Monday, January 29, 2007

Plimpton: Background

George Plimpton was raised and lived in the heart of America's establishment. He was friends with CIA types his entire life.

Throw away the notion that Plimpton (and by extension the Paris Review) had no ideology. Plimpton was the personification of classic American liberalism. He believed in an outward-looking foreign policy in politics and culture. He implicitly believed in Owen Wister's phrase that "true aristocracy is true democracy"; that the cream always rises to the top; counting himself of course among that number.

It's an ideology compatible and consonant with U.S. Imperialism. (The preferred word is "globalism.") George was the creation, like so many other Americans of his time, of Franklin Roosevelt, who might be called the first American Imperialist; the first President to envision global American Empire, who worked to set that empire in motion.

George Plimpton didn't need to conspicuously advocate this vision, this ideology, in Paris Review's pages. It's a vision which overwhelmingly predominates in American political and intellectual circles, and was subliminally present in everything PR's editors did and said. One can't be considered an "intellectual" in America today without believing the vision: a dominant ideology far more strongly rooted in our society than Communism ever was in the Soviet Union.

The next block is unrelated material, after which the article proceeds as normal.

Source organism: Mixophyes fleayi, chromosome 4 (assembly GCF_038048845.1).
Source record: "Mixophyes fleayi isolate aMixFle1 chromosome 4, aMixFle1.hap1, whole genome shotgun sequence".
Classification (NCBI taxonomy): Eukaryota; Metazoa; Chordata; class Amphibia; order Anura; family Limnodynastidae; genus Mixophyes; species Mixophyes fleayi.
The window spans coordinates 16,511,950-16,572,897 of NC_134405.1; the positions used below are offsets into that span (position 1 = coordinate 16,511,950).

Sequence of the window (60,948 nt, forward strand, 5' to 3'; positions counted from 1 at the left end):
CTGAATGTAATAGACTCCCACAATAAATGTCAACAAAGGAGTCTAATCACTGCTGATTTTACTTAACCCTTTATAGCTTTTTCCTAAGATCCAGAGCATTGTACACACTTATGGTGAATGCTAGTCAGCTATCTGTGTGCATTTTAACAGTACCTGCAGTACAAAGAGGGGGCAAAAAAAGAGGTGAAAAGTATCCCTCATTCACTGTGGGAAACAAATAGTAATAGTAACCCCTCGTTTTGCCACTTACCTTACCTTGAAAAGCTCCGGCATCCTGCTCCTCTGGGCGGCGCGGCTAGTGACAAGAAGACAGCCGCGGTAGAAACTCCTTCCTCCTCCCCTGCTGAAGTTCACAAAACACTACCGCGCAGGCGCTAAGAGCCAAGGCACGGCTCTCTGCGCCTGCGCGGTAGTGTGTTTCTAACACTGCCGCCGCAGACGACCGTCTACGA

Those who disagree with the vision exist on the margins.

Paris Review's office in Paris, and its very title, were an expression of Empire. They said, "Here's our American outpost."

No policy was explicitly advocated in PR's pages. How do you advocate something which is present all around you; which exists in your own society unchallenged? (Anyway, to do so would've been gauche.) Their need was instead to present art free from politics, from polemics, from social conscience; which stressed as role model to the world soon to be conquered a vision of American success and affluence. Paris Review's most celebrated writers fit that role well.

4 comments:

James Joyce Is the Greatest Writer... Ever said...

It's an ideology compatible and consonant with U.S. Imperialism. (The preferred word is "globalism.") George was the creation, like so many other Americans of his time, of Franklin Roosevelt, who might be called the first American Imperialist; the first President to envision global American Empire, who worked to set that empire in motion.

Have to disagree there. T.R. had a pretty grand vision of expansionism, but it really got underway during the Wilson administration. The American public was rabidly, and dangerously, isolationist during FDR's presidency, preceding the attack on Pearl Harbor. After his death an American Empire was the only feasible choice, if we planned on existing. Communism was on the march, and supported by a number of western intellectuals and simply negating world influence would have only worked to harm us.

I'm not a nationalist, and certainly oppose many manifestations of imperialism, but it was mostly reactionary due to the USSR. When public opinion, the opinions of the masses, changed that is when our modern foreign policy came about. Bush, and the Neo-Cons, aren't doing anything that leftists haven't been advocating for a long time: global revolution.

Sometimes it is lose/lose. If America does nothing and sits by while the world crumbles: we are evil. If America takes action: we are evil.

The Neo-Cons are feckless idealists, but I see where they are coming from. Hopefully, the American public will realise that we are declining and China is next up to rule the world.